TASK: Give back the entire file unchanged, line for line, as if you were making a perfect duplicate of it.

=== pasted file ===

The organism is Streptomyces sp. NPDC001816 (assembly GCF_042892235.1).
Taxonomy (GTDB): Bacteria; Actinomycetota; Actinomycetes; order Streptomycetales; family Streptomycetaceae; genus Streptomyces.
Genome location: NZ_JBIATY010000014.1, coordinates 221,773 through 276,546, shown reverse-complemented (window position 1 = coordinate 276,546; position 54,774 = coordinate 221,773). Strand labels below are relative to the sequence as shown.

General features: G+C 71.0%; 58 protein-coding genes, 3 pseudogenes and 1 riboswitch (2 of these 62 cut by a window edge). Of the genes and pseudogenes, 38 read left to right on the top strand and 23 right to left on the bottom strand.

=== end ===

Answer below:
The organism is Streptomyces sp. NPDC001816 (assembly GCF_042892235.1).
Taxonomy (GTDB): Bacteria; Actinomycetota; Actinomycetes; order Streptomycetales; family Streptomycetaceae; genus Streptomyces.
Genome location: NZ_JBIATY010000014.1, coordinates 221,773 through 276,546, shown reverse-complemented (window position 1 = coordinate 276,546; position 54,774 = coordinate 221,773). Strand labels below are relative to the sequence as shown.

General features: G+C 71.0%; 58 protein-coding genes, 3 pseudogenes and 1 riboswitch (2 of these 62 cut by a window edge). Of the genes and pseudogenes, 38 read left to right on the top strand and 23 right to left on the bottom strand.